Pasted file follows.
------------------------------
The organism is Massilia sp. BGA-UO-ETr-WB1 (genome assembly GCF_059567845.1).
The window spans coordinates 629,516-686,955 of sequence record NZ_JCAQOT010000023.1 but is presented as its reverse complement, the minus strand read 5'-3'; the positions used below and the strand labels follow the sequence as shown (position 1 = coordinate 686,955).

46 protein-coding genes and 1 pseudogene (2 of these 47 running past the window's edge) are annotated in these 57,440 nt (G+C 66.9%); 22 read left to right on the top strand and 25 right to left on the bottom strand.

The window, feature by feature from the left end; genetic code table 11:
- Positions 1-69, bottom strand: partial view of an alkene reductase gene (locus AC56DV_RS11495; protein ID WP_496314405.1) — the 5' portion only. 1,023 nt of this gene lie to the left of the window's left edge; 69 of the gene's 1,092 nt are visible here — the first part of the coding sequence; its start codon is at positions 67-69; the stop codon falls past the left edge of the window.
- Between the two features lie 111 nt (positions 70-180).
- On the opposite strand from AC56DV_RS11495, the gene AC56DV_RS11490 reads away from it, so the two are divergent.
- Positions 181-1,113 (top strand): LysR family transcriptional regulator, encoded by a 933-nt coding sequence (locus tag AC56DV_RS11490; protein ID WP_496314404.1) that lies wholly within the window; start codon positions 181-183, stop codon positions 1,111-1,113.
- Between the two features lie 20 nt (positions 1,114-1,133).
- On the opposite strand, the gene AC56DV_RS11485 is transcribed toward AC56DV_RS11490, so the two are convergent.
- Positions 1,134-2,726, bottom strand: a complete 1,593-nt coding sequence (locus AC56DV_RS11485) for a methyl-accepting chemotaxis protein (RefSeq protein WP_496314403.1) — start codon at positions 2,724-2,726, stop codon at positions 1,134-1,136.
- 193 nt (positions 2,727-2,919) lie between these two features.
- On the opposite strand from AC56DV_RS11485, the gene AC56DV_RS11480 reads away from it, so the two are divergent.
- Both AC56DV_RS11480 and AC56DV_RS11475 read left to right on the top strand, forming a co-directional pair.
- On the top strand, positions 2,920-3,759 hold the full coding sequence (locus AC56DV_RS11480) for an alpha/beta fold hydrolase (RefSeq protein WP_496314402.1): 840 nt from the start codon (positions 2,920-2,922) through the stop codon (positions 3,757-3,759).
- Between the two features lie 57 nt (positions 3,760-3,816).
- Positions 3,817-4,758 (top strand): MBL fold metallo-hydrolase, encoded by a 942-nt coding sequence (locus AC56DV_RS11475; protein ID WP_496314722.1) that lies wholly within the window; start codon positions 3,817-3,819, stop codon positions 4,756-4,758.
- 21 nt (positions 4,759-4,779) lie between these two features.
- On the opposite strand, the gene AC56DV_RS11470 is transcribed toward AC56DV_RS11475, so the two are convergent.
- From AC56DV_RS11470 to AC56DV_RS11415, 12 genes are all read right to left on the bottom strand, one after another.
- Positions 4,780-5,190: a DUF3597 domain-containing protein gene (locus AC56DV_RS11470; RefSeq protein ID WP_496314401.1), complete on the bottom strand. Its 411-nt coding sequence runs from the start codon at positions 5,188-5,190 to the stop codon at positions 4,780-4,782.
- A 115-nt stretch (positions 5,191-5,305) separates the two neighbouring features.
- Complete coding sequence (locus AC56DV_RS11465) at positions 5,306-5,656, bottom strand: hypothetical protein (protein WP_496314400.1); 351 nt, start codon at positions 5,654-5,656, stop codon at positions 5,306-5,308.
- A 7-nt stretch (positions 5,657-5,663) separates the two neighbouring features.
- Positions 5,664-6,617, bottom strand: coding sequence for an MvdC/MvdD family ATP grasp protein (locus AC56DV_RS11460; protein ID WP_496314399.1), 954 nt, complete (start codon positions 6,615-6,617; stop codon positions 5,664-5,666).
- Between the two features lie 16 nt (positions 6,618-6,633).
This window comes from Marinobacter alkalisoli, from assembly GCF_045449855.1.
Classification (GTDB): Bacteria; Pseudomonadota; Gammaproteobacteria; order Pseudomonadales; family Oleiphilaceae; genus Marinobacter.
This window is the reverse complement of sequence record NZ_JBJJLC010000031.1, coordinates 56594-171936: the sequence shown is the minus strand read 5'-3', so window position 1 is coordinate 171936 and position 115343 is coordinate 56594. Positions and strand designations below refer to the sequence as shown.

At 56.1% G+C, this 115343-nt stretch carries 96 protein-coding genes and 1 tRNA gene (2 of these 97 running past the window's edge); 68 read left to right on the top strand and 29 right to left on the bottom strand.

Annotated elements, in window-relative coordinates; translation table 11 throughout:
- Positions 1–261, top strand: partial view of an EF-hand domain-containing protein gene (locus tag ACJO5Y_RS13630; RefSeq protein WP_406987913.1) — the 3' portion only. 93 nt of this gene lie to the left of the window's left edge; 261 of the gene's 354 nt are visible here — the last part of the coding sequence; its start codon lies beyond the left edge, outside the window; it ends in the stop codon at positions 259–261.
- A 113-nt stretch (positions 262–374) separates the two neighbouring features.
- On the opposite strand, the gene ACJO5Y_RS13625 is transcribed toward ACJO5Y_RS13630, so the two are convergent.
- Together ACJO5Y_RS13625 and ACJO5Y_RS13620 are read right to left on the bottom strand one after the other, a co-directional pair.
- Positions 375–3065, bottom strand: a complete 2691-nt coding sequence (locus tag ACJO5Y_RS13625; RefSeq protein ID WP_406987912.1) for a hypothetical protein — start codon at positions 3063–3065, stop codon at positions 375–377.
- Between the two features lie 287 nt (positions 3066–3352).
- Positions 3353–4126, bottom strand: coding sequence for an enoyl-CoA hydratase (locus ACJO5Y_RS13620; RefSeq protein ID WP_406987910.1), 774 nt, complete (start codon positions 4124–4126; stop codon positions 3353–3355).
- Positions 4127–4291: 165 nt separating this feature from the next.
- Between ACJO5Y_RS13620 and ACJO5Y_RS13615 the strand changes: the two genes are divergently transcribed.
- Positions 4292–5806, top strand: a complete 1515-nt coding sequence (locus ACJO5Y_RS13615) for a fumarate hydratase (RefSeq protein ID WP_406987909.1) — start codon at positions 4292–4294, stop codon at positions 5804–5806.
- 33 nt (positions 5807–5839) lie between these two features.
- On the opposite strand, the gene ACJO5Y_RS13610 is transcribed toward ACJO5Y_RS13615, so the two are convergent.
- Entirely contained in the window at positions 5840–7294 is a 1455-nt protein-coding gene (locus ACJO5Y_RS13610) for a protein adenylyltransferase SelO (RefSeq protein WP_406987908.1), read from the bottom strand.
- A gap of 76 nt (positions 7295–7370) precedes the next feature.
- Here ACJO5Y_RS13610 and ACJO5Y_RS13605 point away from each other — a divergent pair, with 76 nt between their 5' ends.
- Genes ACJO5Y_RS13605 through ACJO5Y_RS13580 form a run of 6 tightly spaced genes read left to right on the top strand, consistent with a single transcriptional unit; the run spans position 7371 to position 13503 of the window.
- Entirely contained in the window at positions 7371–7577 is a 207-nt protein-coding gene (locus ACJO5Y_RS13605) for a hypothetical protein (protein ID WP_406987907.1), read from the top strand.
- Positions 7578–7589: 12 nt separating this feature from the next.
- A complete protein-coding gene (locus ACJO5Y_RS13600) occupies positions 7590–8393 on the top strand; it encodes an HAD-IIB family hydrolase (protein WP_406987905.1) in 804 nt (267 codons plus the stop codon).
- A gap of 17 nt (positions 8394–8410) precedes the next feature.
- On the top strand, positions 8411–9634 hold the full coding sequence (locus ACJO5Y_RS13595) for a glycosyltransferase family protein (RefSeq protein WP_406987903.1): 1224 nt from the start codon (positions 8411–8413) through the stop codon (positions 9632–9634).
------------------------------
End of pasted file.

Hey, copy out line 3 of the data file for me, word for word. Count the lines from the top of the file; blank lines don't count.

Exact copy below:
46 protein-coding genes and 1 pseudogene (2 of these 47 running past the window's edge) are annotated in these 57,440 nt (G+C 66.9%); 22 read left to right on the top strand and 25 right to left on the bottom strand.